Summary: (Taken from GoodReads) In the future, humans live in city-like spaceships orbiting far above Earth’s toxic atmosphere. No one knows when, or even if, the long-abandoned planet will be habitable again. But faced with dwindling resources and a growing populace, government leaders know they must reclaim their homeland… before it’s too late.
Now, one hundred juvenile delinquents are being sent on a high-stakes mission to recolonize Earth. After a brutal crash landing, the teens arrive on a savagely beautiful planet they’ve only seen from space. Confronting the dangers of this rugged new world, they struggle to form a tentative community. But they’re haunted by their past and uncertain about the future. To survive, they must learn to trust – and even love – again.
Thoughts: Life in the Colony is tough. It’s not so bad for those in the Phoenix section, the wealthy and elite who get more ration credits and privileges than, say, those in Arcadia or Walden, but even on Phoenix, it’s tough. Being part of the privileged elite doesn’t stop you from getting arrested for rule infractions, Confined until your 18th birthday when you will be retried, and then probably executed anyway.
This is the situation that most of the characters in The 100 find themselves in. Imagine their surprise when they discover that instead of being killed on their birthdays, a group of 100 of them (hence the title of the book) are granted a sort of reprieve: to be sent down from the orbiting Colony to Earth, where they will see if the radiation and damage from the Cataclysm has faded enough for the rest of the Colony to resettle the planet. 1 prisoner escapes back onto the ship. 1 young man not condemned forces his way onto the ship to be with his sister. And down to the planet they go.
The story is told from multiple character viewpoints, one per chapter, with about half the book taking the form of flashbacks, revealing what the various characters had done that landed them in their current predicament in the first place. It was an interesting combination of both showing and telling, setting the story at a pivotal point in their lives, and taking steps back to reveal more about them. It’s a very character-driven novel rather than an action-driven one, as most of the interesting events happen in the past. I had expected, given the book’s premise, that there would be a stronger element of survivalism to the novel, which I enjoy a lot, and I was disappointed by the lack of it. The flashbacks provided a great amount of information and background, but I feel that there was a lot of potential that got passed over by having the majority of compelling events be things that already happened.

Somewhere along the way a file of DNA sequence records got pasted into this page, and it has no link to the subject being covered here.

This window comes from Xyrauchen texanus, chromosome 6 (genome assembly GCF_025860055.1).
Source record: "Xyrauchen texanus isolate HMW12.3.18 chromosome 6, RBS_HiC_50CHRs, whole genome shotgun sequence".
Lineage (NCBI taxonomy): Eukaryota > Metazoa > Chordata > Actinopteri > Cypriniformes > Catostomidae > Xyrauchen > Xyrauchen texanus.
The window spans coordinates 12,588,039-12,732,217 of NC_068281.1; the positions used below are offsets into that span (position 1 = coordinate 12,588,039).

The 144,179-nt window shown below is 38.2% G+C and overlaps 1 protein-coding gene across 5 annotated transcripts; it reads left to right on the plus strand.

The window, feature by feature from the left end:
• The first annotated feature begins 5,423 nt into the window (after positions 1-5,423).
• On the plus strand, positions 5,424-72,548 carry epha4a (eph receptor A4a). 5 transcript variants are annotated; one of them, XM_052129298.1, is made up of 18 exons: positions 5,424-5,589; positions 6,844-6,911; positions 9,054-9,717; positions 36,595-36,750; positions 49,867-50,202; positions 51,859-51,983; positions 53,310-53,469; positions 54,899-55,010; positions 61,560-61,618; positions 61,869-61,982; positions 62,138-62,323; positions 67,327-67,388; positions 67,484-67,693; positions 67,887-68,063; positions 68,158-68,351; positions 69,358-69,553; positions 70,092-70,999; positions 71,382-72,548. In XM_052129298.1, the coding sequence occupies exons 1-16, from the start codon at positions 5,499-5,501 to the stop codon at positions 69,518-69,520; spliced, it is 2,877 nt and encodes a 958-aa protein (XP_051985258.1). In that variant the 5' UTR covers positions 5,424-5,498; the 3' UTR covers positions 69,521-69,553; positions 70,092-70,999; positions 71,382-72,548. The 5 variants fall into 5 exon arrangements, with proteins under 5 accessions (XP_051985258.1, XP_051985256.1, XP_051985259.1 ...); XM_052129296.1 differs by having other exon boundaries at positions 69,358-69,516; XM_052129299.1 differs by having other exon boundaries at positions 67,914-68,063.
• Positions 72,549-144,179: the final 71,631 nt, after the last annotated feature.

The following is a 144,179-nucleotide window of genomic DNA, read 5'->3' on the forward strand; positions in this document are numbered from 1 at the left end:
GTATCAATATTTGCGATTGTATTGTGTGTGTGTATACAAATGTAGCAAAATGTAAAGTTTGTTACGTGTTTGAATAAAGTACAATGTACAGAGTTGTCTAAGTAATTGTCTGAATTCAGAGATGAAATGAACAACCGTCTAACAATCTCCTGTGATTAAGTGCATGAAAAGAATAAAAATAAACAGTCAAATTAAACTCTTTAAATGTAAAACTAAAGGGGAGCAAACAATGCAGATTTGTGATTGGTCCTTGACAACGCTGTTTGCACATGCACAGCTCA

This book wavers between impressively dark and painfully simplistic, which is a shame because striking a better balance might have spoiled a bit of the impact of the more mature and disturbing scenes, but it also would have made for a better book, in my opinion. Orphaned children dying of intentional radiation poisoning (and the teenagers that slips one of them a lethal dose of painkillers to provide a painless death), a woman attempting to strangle and kill her unwanted and illegal second child, the idea of killing people when they become adults for crimes they committed as children, it’s all pretty grim, and the author deserves some praise for feature a few moments that made me recoil because they were deeply impacting and emotional. But then you get rather simplistic dialogue and motivations for characters who are in a complex and tense and altogether alien situation, and they seem more like bad actors reading lines than people with any real drive to what they’re doing or saying.
There are very few of the characters who I actually found likable, mostly for this reason. I think Bellamy was the one who had the fewest moments that made me want to facepalm. Bellamy may have been ignorant of some issues regarding his sister, but that was actually something that drove his character development, and I enjoyed seeing him to come grips with what he’d done and the revelations about the person he’d done it for. Glass and Clarke, the primary female protagonists, seemed to have much of their decisions based upon will-they-won’t-they romance, and it was only in their flashbacks that they really showed the depths of their respective personalities. Wells is the guy who endangered everyone on the Colony by actively sabotaging the ship’s structure in order to try to reconcile with the girl who said she didn’t want to be involved with him anymore, and believe me, there is no end to how much I ended up hating Wells. He makes a compelling case for how someone can be a good leader but a very bad stupid person.
The book wasn’t entirely bad. It mostly suffered from weak dialogue resulting in weak characters, and from a seeming lack of direction when it came to moving the plot forward instead of relying on flashbacks to carry the weight. The past was deep and full of development for the characters, but the present was weak and considerably less compelling, and that, I think, is what’s largely at the core of the book seeming uneven. Adding flashbacks to almost every chapter spreads the compelling backstory out across the whole novel, but that doesn’t make it a balanced novel, no matter how much it may seem at first to be. But there is still potential for the story to develop, since now that we’ve seen what brought everyone to their current positions, there’s nowhere to go but forward.
(Received for review from the publisher via NetGalley.)